Fundamentally the Japanese economy continues to deteriorate on a longer time frame perspective. Tonight’s weak GDP performance which saw growth decelerate to 1.4% rate from 5.5% increase in H1 of this year is only the latest data point to surprise to the downside. More importantly the country’s vaunted Trade Balance position has declined markedly. Japan has run a trade account deficit for the past 15 consecutive months, yet the currency continues to attract safe haven flows despite its weakened balance sheet position. Granted Japan continues to enjoy a Current Account surplus, but even on that front, the country’s average monthly capital account flows have been running at half the pace of 2011.
One reason for such disconnect between Japan’s eroding balance sheet position and the strength of the country’s currency is the persistent fear that US Federal reserve will proceed with QE3 thus further diluting the value of the dollar. However, US monetary officials have been circumspect in their policy guidance and we very much doubt that they will pursue any action ahead of the US election in November. A key factor in their decision making process may be tomorrow’s US Retail Sales report. US Retail Sales numbers have been negative for the past three months, raising fears amongst investors that a dampening in consumption could tip the Us back into a recession. We believe that the drop-off in consumer demand was largely the result of a spike in energy prices which have since eased.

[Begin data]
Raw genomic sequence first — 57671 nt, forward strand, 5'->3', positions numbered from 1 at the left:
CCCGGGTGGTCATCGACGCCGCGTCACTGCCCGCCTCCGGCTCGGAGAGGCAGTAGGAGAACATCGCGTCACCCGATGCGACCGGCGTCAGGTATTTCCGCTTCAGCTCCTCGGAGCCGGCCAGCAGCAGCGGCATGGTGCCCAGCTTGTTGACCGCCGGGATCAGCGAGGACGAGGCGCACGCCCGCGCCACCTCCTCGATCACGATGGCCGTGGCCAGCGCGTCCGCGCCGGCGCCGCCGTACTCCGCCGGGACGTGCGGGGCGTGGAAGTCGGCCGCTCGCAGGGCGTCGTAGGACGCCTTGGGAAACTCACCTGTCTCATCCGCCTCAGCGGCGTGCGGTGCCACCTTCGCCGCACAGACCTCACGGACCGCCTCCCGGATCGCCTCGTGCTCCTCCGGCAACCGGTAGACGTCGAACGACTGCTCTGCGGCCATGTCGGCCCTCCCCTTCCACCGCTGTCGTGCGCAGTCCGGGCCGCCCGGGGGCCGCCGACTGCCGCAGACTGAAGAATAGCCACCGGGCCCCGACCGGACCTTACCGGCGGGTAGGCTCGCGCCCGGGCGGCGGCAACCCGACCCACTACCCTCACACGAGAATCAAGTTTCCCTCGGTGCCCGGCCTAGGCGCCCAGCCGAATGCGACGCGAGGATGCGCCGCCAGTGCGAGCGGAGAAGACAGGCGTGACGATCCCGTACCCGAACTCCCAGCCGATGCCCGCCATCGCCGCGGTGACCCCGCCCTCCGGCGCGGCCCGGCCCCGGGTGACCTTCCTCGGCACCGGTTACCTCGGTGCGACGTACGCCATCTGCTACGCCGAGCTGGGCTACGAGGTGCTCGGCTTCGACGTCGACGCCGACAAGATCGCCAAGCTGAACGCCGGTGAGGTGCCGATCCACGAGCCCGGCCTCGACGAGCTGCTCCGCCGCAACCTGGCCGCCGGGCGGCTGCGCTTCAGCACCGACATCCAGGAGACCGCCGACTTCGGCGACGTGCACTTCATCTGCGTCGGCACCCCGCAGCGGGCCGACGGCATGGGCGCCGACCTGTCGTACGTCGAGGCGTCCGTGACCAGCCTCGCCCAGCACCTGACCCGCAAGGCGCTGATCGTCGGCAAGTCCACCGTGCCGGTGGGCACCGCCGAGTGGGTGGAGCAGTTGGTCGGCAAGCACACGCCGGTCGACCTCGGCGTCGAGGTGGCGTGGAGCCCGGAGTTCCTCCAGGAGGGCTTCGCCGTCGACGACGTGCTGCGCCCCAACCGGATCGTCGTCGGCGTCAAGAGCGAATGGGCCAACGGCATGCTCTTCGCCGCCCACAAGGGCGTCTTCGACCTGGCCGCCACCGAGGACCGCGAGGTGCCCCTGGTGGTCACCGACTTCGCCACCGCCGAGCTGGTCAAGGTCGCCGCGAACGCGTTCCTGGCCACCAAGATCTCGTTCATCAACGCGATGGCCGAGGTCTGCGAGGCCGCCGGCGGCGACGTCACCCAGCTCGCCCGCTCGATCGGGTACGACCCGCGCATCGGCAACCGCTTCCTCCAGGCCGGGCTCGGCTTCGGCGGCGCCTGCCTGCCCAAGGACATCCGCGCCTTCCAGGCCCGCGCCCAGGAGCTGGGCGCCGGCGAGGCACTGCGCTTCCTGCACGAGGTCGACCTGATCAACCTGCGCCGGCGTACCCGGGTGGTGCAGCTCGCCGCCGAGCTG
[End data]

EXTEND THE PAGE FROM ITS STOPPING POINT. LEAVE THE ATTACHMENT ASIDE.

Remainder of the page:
The markets are anticipating a rebound of 0.4% in Tuesday’s US Retail Sales report. Should the data meet or beat the forecast, it may go a long way towards alleviating fears of yet another round of QE and could serve a fundamental trigger for a more sustainable rally in USDJPY. However, if the news shocks to the downside with Retail Sales printing a negative result for the fourth month in a row, expectations of more QE will increase markedly irrespective of the political risks that such a move would entail.
One of the more durable truths of currency trading is that volatility tends to be mean reverting. Given the massive compression of movement in USDJPY it appears likely that the pair may break out in either direction sooner rather than later. This week’s US Retail Sales report may be the catalyst for the move.